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Anal Biochem. 2003 Nov 15;322(2):170-8.

High-throughput methods to detect dimerization of Bcl-2 family proteins.

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  • 1Eisai London Research Laboratories Ltd., Bernard Katz Building, University College London, Gower Street, WC1E 6BT, London, UK.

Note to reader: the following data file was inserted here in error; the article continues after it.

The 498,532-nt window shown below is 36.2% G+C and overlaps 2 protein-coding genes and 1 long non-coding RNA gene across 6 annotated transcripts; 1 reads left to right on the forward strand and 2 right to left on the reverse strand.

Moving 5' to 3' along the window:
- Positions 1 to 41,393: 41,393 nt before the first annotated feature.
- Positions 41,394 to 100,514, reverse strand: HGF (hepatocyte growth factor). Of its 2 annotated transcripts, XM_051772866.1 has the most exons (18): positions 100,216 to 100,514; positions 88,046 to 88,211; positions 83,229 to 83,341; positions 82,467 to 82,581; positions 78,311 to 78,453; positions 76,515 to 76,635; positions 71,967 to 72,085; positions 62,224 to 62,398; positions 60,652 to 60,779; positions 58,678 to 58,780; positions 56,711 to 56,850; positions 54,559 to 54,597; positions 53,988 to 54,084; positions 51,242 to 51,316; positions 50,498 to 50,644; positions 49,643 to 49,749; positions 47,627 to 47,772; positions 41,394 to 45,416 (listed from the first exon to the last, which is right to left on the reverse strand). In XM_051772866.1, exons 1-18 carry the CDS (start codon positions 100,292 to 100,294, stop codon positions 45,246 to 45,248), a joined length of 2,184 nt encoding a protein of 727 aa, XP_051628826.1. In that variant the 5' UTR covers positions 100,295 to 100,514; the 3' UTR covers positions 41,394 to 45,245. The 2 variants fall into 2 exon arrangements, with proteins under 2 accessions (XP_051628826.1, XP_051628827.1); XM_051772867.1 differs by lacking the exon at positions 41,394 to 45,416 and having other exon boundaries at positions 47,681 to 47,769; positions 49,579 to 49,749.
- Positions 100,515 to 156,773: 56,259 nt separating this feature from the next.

Members of the Bcl-2 family are critical regulators of apoptosis. Antiapoptotic family proteins such as Bcl-2 and Bcl-x(L) function, at least in part, by binding proapoptotic members such as Bax and Bak and thereby preventing release of apoptotic proteins, including cytochrome c, from the mitochondria. "BH3-only" members of the family disrupt this interaction by binding, via their BH3 domain, to a hydrophobic pocket on the surface of the antiapoptotic members. Disruption of heterodimerizations by small-molecule inhibitors could be used to modulate cell death in both cancer (to increase apoptosis) and degenerative disorders (to decrease apoptosis), and assays are necessary to screen compound libraries. Fluorescence polarization and enzyme-linked immunosorbent assay-based methods to detect Bcl-2 protein interactions have been described. Here, two further methods that are rapid, "mix and read," homogeneous reactions, insensitive to compound autofluorescence, and amenable to high-throughput screening, are described: a scintillation proximity assay and a time-resolved fluorescence resonance energy transfer assay (HTRF). The assays are designed using tags such that different Bcl-2 family members or BH3 domain peptides can be readily applied to either format, as exemplified by the use here of histidine-tagged Bcl-x(L) and biotinylated BH3 peptides.

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